Plan carefully to avoid GST tax surprises
It’s crucial to consider and plan for the generation-skipping transfer (GST) tax if you wish to pass along some of your wealth to your grandchildren or great-grandchildren or if your estate plan should benefit them in any way. The GST tax is one of the harshest and most complicated in the tax system since it ensures that money is taxed at every generational level. Furthermore, it’s one of the most misinterpreted.
ABCs of the GST tax
Transfers that skip a generation are subject to the GST tax at a flat 40% rate and any other applicable gift and estate taxes. Transfers to “skip persons,” such as your grandchildren, other relatives who are more than one generation below you, and unrelated individuals under 37.5 years of age, are subject to the tax.
However, there is an exemption for a grandchild whose parent (your child) has already passed away. The grandchild then advances one generation and is no longer a “skip person.”
The lifetime exemption for the GST tax is the same as the lifetime exemption for gift and estate taxes. ($12.92 million for 2023.) However, it operates differently. For instance, the GST tax exemption must be awarded to a transfer to protect it from tax. That is unlike the gift and estate tax exemptions, which automatically protect eligible wealth transfers.
The tax code has automatic allocation criteria to avoid unintentionally losing the exemption. However, relying entirely on them can be risky. For example, the exemption may only sometimes apply to transfers that could result in high GST charges. Others automatically distribute the exception to transfers that aren’t likely to use it, wasting the exemption funds.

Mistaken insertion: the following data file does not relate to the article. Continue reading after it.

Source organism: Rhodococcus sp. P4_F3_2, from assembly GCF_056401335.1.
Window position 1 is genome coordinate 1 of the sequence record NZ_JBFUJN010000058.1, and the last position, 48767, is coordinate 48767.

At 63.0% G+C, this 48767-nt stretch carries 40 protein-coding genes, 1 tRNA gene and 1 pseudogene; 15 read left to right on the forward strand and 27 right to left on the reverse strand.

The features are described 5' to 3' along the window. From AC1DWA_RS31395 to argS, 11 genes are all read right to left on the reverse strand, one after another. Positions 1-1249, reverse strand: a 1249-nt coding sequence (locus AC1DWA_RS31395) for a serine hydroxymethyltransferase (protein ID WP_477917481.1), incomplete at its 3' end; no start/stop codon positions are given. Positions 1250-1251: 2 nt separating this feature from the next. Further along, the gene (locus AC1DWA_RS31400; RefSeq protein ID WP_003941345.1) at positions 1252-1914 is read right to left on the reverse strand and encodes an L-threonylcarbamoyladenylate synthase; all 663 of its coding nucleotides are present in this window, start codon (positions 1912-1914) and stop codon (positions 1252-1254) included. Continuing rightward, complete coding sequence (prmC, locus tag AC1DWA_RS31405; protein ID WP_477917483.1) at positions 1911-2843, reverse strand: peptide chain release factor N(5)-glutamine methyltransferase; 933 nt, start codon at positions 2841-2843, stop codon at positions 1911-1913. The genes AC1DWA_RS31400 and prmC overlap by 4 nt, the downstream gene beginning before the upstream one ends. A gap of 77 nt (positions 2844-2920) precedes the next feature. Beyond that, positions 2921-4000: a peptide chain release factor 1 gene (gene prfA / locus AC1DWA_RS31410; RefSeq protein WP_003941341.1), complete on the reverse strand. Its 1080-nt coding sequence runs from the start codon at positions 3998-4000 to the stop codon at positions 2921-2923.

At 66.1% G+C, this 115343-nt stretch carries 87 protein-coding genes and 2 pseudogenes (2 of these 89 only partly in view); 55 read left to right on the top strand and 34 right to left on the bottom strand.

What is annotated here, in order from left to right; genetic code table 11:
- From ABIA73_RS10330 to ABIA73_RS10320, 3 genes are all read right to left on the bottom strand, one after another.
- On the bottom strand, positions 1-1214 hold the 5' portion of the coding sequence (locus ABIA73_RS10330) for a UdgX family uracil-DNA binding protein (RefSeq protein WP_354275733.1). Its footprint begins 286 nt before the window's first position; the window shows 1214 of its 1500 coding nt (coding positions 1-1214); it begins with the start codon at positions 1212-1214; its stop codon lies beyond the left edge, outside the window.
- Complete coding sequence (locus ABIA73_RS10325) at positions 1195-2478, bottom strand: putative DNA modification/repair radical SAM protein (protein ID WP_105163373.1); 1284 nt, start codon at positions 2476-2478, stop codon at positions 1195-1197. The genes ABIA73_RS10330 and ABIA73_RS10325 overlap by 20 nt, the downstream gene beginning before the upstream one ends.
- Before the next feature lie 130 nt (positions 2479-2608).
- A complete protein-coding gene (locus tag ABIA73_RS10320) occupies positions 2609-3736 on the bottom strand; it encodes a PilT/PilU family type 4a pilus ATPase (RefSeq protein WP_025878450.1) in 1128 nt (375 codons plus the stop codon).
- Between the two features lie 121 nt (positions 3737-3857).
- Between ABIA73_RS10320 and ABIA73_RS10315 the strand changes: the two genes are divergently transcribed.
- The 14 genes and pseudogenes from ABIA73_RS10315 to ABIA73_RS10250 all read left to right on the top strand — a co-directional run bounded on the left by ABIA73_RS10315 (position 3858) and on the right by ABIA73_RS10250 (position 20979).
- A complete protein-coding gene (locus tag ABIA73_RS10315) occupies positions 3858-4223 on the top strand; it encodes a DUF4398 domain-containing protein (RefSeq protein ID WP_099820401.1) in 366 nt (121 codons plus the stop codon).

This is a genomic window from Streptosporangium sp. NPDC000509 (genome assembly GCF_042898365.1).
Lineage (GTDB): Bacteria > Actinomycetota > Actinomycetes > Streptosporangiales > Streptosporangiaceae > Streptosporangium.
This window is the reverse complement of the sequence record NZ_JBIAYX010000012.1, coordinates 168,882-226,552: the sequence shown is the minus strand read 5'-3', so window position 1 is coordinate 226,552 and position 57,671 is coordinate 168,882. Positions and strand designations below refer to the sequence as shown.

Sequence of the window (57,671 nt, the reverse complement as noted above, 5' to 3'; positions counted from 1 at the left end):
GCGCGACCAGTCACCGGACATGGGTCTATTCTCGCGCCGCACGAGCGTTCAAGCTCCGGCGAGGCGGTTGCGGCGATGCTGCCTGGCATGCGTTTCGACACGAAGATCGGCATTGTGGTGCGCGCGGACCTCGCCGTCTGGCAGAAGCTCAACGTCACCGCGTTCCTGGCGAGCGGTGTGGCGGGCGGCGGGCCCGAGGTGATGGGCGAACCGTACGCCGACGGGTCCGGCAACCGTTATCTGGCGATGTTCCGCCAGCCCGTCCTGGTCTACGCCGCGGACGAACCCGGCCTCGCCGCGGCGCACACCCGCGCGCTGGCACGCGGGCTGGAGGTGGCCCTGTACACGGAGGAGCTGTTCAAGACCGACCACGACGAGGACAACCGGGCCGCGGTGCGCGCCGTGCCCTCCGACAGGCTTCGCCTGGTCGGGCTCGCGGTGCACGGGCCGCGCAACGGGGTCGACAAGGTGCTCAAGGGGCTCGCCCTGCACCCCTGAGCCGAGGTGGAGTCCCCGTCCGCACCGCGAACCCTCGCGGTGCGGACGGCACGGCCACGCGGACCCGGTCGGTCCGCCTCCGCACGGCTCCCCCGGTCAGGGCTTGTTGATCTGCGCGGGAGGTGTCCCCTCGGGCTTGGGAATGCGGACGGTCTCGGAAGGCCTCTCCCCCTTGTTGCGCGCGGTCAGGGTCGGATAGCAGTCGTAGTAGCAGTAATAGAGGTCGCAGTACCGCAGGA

Three types of GST tax triggers
Three types of transfers may trigger GST taxes:
- “Direct skips” — Transfers to a skip person made directly and subject to federal gift and estate taxes.
- Taxable distributions — Trust distributions to a skip person.
- Taxable terminations — For example, suppose you create a trust with your children as beneficiaries. In that case, there will be a taxable termination when the final beneficiary passes away. The trust’s assets are then transferred to your grandchildren.
The GST tax does not apply to transfers that you allocate your GST tax exemption. Additionally, you can transfer up to $17,000 per year to any other persons without incurring GST tax or exhausting any of your GST tax exemption because of the GST tax annual exclusion, which is comparable to the gift tax annual exclusion. But remember that transactions made in trust only qualify for the exclusion if it meets specific conditions.
Make sure to appropriately distribute your GST tax exemption if your estate plan includes giving sizeable gifts to your grandkids or other young individuals, whether outright or in trust. We can assist you in developing a plan that takes advantage of the exemption and reduces your GST tax liability. Contact our RRBB accountants and advisors if you have further questions.
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